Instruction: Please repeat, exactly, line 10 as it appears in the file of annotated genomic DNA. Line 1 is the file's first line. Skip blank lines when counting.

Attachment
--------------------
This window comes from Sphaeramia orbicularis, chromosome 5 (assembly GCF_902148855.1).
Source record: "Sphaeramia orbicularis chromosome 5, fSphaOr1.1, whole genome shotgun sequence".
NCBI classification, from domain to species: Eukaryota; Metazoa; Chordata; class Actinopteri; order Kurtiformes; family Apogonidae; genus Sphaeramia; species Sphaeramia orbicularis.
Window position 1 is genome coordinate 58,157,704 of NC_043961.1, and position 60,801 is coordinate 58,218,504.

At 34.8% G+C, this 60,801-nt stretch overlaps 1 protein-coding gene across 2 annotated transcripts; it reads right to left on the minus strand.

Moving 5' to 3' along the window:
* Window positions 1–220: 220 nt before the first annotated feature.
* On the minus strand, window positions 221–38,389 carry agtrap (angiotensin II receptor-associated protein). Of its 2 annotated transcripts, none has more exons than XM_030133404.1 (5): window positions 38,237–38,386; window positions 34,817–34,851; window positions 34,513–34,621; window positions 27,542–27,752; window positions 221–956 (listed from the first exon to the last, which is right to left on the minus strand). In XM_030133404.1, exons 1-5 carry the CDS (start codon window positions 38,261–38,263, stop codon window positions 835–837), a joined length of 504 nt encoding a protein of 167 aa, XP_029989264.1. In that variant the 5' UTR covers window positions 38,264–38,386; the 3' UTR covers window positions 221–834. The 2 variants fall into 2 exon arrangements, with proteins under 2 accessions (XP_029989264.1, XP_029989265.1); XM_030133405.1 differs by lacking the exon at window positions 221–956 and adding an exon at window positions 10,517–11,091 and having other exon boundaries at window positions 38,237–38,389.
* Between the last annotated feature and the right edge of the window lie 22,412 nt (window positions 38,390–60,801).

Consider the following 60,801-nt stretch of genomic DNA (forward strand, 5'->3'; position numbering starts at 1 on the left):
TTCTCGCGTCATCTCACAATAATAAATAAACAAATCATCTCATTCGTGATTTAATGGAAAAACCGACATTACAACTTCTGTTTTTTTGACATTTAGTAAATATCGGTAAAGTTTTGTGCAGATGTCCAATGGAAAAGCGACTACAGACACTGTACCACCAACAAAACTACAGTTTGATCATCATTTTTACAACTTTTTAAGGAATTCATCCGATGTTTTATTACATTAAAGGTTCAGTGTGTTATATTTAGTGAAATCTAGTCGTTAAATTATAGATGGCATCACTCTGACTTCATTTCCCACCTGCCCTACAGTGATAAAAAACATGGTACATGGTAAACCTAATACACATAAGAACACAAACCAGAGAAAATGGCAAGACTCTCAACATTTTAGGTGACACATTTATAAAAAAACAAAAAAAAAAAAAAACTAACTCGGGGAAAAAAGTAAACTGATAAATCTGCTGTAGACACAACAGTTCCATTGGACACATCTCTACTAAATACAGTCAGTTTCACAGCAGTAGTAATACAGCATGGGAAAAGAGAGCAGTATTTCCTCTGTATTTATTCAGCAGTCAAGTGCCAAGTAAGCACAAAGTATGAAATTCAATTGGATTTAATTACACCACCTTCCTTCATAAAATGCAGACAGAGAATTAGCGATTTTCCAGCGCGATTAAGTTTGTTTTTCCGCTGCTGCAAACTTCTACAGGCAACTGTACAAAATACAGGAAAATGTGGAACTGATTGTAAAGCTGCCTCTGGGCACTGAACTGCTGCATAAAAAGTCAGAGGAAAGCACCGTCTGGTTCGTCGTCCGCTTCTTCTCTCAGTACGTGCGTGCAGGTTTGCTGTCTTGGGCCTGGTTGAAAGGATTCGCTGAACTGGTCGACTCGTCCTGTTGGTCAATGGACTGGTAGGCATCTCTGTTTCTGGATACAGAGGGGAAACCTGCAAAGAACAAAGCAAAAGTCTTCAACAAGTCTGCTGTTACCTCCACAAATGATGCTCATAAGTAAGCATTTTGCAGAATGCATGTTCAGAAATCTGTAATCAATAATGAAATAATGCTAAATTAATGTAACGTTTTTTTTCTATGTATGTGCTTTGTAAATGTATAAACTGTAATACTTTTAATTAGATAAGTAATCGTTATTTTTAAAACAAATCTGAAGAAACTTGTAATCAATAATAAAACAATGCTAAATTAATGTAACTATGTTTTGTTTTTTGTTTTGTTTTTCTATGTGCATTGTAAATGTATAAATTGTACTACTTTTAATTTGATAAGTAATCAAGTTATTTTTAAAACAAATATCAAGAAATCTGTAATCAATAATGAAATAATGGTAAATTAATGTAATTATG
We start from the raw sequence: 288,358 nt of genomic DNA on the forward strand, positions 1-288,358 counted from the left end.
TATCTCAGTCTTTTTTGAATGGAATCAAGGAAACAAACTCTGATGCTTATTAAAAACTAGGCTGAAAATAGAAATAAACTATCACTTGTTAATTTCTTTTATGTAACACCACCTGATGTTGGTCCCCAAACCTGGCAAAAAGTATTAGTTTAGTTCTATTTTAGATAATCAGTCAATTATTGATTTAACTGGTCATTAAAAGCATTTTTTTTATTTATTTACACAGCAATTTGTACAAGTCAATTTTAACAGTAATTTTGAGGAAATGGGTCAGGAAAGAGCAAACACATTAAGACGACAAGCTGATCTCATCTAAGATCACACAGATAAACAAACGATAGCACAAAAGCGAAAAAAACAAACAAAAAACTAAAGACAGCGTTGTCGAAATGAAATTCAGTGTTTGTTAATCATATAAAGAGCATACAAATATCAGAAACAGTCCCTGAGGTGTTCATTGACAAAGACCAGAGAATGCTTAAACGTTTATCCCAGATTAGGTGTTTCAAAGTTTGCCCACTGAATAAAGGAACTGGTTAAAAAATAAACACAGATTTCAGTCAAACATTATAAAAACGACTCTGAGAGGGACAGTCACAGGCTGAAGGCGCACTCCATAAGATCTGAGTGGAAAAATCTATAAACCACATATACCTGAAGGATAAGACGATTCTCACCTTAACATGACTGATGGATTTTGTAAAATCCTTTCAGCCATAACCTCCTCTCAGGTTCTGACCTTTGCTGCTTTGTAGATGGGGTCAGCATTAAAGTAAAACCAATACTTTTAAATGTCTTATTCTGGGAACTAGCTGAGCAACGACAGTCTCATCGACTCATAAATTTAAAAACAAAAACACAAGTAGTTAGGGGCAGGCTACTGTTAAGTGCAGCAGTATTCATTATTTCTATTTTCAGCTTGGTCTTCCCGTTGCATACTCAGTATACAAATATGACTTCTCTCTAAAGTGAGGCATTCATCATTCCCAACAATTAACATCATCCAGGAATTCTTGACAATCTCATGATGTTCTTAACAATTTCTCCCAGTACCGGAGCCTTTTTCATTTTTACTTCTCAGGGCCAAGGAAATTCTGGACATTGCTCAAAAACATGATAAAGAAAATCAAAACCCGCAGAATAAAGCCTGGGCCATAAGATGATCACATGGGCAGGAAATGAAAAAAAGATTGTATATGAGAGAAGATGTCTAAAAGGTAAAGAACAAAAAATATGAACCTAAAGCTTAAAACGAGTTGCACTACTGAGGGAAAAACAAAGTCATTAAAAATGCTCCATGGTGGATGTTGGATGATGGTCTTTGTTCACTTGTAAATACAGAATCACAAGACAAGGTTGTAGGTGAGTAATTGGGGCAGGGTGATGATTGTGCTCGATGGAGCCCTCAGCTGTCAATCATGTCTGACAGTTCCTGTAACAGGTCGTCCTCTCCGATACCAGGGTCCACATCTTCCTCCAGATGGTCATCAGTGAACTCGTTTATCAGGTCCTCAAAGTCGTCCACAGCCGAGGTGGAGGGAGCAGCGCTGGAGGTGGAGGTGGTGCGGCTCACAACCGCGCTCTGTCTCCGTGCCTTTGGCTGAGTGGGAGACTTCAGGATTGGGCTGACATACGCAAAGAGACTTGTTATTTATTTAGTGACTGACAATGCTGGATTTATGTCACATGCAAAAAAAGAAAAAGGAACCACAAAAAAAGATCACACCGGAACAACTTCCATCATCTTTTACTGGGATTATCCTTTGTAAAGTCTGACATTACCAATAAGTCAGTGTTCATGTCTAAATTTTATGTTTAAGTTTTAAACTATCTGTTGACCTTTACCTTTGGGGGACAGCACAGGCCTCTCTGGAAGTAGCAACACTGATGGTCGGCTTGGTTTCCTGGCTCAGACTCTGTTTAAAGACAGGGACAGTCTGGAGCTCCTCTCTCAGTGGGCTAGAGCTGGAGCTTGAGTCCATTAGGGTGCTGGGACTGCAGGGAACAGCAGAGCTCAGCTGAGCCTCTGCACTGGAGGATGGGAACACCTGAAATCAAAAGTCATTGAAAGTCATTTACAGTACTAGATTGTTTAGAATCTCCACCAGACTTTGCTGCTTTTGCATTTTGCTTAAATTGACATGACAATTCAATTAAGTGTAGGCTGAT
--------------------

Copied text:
Consider the following 60,801-nt stretch of genomic DNA (forward strand, 5'->3'; position numbering starts at 1 on the left):